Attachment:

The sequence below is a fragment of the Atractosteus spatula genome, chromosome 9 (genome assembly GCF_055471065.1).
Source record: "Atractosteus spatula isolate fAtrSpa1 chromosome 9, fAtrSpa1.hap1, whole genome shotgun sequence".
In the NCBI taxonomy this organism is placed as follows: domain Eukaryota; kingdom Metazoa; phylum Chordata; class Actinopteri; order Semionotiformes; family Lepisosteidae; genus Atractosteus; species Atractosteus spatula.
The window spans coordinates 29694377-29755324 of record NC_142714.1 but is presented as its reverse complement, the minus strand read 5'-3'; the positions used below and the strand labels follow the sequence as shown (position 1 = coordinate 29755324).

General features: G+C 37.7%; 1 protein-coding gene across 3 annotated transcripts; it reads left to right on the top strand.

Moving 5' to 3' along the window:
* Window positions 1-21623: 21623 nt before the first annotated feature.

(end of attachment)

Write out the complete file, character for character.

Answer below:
The sequence below is a fragment of the Atractosteus spatula genome, chromosome 9 (genome assembly GCF_055471065.1).
Source record: "Atractosteus spatula isolate fAtrSpa1 chromosome 9, fAtrSpa1.hap1, whole genome shotgun sequence".
In the NCBI taxonomy this organism is placed as follows: domain Eukaryota; kingdom Metazoa; phylum Chordata; class Actinopteri; order Semionotiformes; family Lepisosteidae; genus Atractosteus; species Atractosteus spatula.
The window spans coordinates 29694377-29755324 of record NC_142714.1 but is presented as its reverse complement, the minus strand read 5'-3'; the positions used below and the strand labels follow the sequence as shown (position 1 = coordinate 29755324).

General features: G+C 37.7%; 1 protein-coding gene across 3 annotated transcripts; it reads left to right on the top strand.

Moving 5' to 3' along the window:
* Window positions 1-21623: 21623 nt before the first annotated feature.